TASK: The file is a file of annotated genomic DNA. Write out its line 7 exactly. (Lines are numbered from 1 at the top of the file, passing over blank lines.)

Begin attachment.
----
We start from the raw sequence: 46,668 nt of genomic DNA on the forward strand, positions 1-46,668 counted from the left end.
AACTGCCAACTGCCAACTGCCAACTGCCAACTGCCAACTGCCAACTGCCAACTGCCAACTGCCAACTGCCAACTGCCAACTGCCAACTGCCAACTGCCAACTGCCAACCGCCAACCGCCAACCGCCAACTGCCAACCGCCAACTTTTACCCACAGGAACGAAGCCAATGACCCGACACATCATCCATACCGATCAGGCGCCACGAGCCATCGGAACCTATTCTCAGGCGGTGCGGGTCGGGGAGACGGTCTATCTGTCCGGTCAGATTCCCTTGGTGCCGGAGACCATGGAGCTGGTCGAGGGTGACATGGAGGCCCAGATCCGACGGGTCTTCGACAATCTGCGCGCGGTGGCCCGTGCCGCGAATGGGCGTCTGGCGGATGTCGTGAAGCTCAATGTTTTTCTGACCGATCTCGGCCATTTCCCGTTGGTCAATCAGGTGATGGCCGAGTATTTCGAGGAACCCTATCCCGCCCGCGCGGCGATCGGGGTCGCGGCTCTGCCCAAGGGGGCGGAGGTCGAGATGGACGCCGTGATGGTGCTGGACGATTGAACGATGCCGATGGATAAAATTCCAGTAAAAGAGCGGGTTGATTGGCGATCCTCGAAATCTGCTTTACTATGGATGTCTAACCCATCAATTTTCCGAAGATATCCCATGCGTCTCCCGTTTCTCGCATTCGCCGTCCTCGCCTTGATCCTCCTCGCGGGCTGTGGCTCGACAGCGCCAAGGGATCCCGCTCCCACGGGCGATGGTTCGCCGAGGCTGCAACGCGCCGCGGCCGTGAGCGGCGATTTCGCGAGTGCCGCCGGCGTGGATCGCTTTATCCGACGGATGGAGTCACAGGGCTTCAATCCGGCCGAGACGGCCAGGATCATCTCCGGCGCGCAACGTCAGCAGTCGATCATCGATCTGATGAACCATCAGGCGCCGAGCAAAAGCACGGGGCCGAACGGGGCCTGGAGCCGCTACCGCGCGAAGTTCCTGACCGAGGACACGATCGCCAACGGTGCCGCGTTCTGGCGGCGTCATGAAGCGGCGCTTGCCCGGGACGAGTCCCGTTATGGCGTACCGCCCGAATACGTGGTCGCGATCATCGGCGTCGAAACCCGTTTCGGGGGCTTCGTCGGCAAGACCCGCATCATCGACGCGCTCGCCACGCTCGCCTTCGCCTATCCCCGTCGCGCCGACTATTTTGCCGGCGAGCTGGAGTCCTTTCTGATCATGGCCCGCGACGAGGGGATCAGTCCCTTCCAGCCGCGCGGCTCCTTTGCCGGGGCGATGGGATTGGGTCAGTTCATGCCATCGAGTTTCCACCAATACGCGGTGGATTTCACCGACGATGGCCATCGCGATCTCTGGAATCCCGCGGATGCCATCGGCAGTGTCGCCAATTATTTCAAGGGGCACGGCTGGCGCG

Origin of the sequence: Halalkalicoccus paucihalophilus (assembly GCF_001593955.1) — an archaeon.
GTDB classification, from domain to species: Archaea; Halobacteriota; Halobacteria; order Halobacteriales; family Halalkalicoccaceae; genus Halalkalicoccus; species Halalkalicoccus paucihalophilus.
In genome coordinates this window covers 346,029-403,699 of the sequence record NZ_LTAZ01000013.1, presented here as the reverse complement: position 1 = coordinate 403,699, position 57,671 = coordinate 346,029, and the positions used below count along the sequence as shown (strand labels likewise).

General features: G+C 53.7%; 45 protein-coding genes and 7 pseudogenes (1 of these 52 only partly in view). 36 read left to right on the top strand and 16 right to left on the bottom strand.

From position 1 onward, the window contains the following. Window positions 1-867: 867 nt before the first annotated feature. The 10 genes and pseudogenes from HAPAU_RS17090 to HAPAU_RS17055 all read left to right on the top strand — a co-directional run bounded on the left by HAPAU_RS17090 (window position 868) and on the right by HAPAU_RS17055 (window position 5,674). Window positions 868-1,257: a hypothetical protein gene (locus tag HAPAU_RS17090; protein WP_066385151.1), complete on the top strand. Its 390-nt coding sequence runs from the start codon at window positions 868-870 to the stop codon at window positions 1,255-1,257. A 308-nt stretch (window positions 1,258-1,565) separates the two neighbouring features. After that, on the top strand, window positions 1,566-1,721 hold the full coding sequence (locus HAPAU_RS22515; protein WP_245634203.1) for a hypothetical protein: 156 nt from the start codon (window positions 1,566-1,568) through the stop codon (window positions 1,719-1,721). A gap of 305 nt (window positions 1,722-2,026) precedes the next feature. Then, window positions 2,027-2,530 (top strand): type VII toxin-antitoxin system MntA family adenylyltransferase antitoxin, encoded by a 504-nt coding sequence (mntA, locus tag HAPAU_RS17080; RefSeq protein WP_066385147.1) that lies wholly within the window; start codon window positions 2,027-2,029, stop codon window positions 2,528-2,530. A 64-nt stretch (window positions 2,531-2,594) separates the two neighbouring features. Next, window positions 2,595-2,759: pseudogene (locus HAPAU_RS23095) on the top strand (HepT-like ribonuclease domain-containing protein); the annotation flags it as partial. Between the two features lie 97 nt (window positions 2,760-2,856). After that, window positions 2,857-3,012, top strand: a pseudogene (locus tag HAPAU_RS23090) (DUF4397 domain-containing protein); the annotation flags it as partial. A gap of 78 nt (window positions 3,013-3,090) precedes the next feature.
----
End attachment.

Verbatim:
From position 1 onward, the window contains the following. Window positions 1-867: 867 nt before the first annotated feature. The 10 genes and pseudogenes from HAPAU_RS17090 to HAPAU_RS17055 all read left to right on the top strand — a co-directional run bounded on the left by HAPAU_RS17090 (window position 868) and on the right by HAPAU_RS17055 (window position 5,674). Window positions 868-1,257: a hypothetical protein gene (locus tag HAPAU_RS17090; protein WP_066385151.1), complete on the top strand. Its 390-nt coding sequence runs from the start codon at window positions 868-870 to the stop codon at window positions 1,255-1,257. A 308-nt stretch (window positions 1,258-1,565) separates the two neighbouring features. After that, on the top strand, window positions 1,566-1,721 hold the full coding sequence (locus HAPAU_RS22515; protein WP_245634203.1) for a hypothetical protein: 156 nt from the start codon (window positions 1,566-1,568) through the stop codon (window positions 1,719-1,721). A gap of 305 nt (window positions 1,722-2,026) precedes the next feature. Then, window positions 2,027-2,530 (top strand): type VII toxin-antitoxin system MntA family adenylyltransferase antitoxin, encoded by a 504-nt coding sequence (mntA, locus tag HAPAU_RS17080; RefSeq protein WP_066385147.1) that lies wholly within the window; start codon window positions 2,027-2,029, stop codon window positions 2,528-2,530. A 64-nt stretch (window positions 2,531-2,594) separates the two neighbouring features. Next, window positions 2,595-2,759: pseudogene (locus HAPAU_RS23095) on the top strand (HepT-like ribonuclease domain-containing protein); the annotation flags it as partial. Between the two features lie 97 nt (window positions 2,760-2,856). After that, window positions 2,857-3,012, top strand: a pseudogene (locus tag HAPAU_RS23090) (DUF4397 domain-containing protein); the annotation flags it as partial. A gap of 78 nt (window positions 3,013-3,090) precedes the next feature.